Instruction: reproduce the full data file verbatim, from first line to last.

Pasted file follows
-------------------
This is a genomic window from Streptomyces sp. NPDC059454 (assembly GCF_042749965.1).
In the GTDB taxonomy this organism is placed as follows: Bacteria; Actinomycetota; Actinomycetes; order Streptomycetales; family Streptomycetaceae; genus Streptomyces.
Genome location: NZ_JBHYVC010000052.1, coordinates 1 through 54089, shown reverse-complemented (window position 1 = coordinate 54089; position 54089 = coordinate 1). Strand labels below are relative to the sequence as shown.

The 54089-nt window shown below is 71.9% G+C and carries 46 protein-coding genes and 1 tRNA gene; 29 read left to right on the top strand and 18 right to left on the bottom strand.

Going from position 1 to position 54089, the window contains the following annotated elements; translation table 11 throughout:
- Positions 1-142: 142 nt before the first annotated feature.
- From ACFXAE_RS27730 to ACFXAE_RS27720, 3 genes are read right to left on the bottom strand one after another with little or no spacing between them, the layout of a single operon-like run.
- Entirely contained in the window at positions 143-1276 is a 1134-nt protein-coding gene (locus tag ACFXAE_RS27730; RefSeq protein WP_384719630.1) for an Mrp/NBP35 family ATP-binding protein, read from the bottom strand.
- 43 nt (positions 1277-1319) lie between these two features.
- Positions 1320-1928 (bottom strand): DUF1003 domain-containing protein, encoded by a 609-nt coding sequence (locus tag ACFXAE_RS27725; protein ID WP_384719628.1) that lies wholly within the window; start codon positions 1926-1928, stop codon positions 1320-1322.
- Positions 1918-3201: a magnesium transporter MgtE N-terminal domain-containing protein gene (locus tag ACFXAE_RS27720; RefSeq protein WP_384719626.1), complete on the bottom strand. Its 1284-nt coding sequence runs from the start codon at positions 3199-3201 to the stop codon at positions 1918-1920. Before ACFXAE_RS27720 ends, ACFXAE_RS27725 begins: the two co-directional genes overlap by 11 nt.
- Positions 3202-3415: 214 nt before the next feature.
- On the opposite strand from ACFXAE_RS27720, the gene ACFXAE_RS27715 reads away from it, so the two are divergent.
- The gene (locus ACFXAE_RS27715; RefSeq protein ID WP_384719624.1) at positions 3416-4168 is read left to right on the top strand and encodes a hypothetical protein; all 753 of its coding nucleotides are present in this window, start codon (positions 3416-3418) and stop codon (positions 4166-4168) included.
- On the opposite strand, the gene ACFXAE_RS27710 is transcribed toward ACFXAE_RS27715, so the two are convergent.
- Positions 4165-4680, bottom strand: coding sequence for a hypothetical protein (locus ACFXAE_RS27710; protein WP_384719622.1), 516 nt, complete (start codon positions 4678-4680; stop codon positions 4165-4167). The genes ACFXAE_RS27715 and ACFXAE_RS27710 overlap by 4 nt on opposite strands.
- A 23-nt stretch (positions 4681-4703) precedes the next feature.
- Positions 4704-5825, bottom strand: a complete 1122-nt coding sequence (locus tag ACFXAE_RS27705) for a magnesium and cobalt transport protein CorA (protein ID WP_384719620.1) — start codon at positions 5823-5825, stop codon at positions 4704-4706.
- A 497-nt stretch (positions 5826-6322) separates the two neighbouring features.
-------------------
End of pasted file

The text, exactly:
This is a genomic window from Streptomyces sp. NPDC059454 (assembly GCF_042749965.1).
In the GTDB taxonomy this organism is placed as follows: Bacteria; Actinomycetota; Actinomycetes; order Streptomycetales; family Streptomycetaceae; genus Streptomyces.
Genome location: NZ_JBHYVC010000052.1, coordinates 1 through 54089, shown reverse-complemented (window position 1 = coordinate 54089; position 54089 = coordinate 1). Strand labels below are relative to the sequence as shown.

The 54089-nt window shown below is 71.9% G+C and carries 46 protein-coding genes and 1 tRNA gene; 29 read left to right on the top strand and 18 right to left on the bottom strand.

Going from position 1 to position 54089, the window contains the following annotated elements; translation table 11 throughout:
- Positions 1-142: 142 nt before the first annotated feature.
- From ACFXAE_RS27730 to ACFXAE_RS27720, 3 genes are read right to left on the bottom strand one after another with little or no spacing between them, the layout of a single operon-like run.
- Entirely contained in the window at positions 143-1276 is a 1134-nt protein-coding gene (locus tag ACFXAE_RS27730; RefSeq protein WP_384719630.1) for an Mrp/NBP35 family ATP-binding protein, read from the bottom strand.
- 43 nt (positions 1277-1319) lie between these two features.
- Positions 1320-1928 (bottom strand): DUF1003 domain-containing protein, encoded by a 609-nt coding sequence (locus tag ACFXAE_RS27725; protein ID WP_384719628.1) that lies wholly within the window; start codon positions 1926-1928, stop codon positions 1320-1322.
- Positions 1918-3201: a magnesium transporter MgtE N-terminal domain-containing protein gene (locus tag ACFXAE_RS27720; RefSeq protein WP_384719626.1), complete on the bottom strand. Its 1284-nt coding sequence runs from the start codon at positions 3199-3201 to the stop codon at positions 1918-1920. Before ACFXAE_RS27720 ends, ACFXAE_RS27725 begins: the two co-directional genes overlap by 11 nt.
- Positions 3202-3415: 214 nt before the next feature.
- On the opposite strand from ACFXAE_RS27720, the gene ACFXAE_RS27715 reads away from it, so the two are divergent.
- The gene (locus ACFXAE_RS27715; RefSeq protein ID WP_384719624.1) at positions 3416-4168 is read left to right on the top strand and encodes a hypothetical protein; all 753 of its coding nucleotides are present in this window, start codon (positions 3416-3418) and stop codon (positions 4166-4168) included.
- On the opposite strand, the gene ACFXAE_RS27710 is transcribed toward ACFXAE_RS27715, so the two are convergent.
- Positions 4165-4680, bottom strand: coding sequence for a hypothetical protein (locus ACFXAE_RS27710; protein WP_384719622.1), 516 nt, complete (start codon positions 4678-4680; stop codon positions 4165-4167). The genes ACFXAE_RS27715 and ACFXAE_RS27710 overlap by 4 nt on opposite strands.
- A 23-nt stretch (positions 4681-4703) precedes the next feature.
- Positions 4704-5825, bottom strand: a complete 1122-nt coding sequence (locus tag ACFXAE_RS27705) for a magnesium and cobalt transport protein CorA (protein ID WP_384719620.1) — start codon at positions 5823-5825, stop codon at positions 4704-4706.
- A 497-nt stretch (positions 5826-6322) separates the two neighbouring features.